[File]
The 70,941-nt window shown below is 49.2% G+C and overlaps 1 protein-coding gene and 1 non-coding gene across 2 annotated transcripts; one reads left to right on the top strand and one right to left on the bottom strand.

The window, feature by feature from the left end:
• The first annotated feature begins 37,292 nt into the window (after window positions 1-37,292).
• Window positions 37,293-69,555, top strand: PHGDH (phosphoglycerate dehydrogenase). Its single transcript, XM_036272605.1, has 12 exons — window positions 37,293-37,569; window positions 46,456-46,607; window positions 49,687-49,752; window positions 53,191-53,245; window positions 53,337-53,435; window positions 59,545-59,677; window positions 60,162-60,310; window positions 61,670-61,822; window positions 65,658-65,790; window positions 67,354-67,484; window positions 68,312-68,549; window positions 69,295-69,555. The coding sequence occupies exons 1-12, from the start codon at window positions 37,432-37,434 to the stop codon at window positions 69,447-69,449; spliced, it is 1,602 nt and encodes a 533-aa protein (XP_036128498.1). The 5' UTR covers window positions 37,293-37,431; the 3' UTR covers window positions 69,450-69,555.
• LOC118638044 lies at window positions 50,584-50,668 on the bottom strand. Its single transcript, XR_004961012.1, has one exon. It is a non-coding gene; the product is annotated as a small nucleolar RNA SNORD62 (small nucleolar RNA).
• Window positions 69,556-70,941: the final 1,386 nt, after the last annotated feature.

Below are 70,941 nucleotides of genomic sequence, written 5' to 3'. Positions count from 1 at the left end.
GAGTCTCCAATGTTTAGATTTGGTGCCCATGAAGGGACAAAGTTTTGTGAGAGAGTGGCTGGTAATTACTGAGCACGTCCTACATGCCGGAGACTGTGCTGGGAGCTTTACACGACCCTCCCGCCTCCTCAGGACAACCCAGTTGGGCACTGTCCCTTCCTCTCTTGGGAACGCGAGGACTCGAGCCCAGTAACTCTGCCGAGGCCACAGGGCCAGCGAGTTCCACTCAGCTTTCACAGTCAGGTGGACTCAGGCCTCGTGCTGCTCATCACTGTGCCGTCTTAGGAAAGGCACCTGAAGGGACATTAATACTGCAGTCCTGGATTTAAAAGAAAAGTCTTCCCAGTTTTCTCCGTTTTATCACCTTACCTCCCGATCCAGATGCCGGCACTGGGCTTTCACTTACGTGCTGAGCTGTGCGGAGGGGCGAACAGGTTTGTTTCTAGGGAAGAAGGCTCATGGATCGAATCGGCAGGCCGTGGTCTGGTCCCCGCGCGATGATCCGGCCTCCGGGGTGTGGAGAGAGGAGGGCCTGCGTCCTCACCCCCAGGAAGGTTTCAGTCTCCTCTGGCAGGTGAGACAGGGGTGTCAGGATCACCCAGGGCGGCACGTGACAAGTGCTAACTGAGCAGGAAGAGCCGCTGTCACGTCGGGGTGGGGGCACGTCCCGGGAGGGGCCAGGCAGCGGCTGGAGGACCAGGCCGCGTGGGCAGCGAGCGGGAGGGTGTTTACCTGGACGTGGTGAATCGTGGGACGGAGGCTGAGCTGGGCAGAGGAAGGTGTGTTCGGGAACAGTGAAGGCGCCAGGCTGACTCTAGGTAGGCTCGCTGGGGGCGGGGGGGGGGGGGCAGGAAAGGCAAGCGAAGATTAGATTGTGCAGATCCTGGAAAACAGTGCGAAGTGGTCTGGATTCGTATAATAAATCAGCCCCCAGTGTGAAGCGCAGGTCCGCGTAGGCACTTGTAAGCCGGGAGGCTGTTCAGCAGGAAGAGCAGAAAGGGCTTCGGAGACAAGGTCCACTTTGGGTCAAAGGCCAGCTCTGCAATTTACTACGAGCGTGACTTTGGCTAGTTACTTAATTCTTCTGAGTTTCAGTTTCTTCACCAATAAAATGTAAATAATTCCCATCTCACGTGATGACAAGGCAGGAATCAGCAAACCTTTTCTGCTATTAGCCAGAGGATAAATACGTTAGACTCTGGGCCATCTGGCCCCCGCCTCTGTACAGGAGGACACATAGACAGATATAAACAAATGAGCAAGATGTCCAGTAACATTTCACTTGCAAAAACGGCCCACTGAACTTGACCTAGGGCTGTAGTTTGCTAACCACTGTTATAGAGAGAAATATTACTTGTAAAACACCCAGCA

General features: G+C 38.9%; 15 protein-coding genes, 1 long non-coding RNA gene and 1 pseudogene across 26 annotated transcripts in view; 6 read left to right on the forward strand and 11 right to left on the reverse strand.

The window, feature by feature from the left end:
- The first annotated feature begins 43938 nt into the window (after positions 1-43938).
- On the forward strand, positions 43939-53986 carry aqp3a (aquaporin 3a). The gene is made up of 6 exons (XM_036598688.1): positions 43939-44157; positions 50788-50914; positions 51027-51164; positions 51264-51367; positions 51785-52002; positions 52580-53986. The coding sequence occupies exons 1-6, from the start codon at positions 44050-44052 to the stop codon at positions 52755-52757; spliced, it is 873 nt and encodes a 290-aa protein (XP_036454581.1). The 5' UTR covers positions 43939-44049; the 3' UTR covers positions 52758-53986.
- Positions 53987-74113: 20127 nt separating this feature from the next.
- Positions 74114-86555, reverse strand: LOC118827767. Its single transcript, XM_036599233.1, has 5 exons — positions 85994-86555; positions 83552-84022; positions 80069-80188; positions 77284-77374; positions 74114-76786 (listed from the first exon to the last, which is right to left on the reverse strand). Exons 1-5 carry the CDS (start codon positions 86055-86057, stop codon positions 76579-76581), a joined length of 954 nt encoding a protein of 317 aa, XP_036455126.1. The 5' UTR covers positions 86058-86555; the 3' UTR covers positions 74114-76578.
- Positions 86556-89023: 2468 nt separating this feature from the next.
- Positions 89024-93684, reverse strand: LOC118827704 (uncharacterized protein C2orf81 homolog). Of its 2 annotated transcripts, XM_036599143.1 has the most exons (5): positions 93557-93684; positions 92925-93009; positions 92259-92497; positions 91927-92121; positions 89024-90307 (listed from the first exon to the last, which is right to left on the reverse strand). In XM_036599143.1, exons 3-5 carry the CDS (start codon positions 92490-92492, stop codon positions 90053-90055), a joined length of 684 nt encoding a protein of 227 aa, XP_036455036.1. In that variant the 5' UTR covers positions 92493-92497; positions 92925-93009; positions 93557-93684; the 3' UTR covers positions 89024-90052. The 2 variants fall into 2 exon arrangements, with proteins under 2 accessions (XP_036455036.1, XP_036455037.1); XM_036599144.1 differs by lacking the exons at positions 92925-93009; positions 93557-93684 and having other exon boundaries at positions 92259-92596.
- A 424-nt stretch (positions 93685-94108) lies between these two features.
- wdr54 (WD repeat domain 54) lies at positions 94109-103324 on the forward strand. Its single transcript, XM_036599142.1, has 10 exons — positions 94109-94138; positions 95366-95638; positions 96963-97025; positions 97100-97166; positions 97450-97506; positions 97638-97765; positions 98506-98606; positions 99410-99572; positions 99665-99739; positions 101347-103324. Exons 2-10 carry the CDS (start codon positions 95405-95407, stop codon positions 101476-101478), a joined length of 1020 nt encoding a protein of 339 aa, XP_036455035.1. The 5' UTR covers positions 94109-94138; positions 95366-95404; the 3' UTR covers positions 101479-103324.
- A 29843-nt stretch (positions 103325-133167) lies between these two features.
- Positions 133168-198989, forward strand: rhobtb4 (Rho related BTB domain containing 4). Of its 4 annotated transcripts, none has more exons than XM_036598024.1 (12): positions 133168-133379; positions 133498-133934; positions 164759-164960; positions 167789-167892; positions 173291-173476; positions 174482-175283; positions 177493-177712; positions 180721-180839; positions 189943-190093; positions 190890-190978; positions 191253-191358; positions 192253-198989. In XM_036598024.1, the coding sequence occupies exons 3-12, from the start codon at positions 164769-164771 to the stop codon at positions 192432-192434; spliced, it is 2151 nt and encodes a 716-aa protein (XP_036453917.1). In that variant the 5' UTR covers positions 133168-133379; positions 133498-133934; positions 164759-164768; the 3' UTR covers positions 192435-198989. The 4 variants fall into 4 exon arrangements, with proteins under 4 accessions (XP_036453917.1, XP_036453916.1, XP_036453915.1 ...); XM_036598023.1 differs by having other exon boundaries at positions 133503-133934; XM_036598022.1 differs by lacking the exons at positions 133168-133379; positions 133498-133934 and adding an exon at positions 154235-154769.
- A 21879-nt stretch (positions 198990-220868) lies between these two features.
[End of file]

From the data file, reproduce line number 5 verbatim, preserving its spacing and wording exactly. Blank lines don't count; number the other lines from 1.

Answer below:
• LOC118638044 lies at window positions 50,584-50,668 on the bottom strand. Its single transcript, XR_004961012.1, has one exon. It is a non-coding gene; the product is annotated as a small nucleolar RNA SNORD62 (small nucleolar RNA).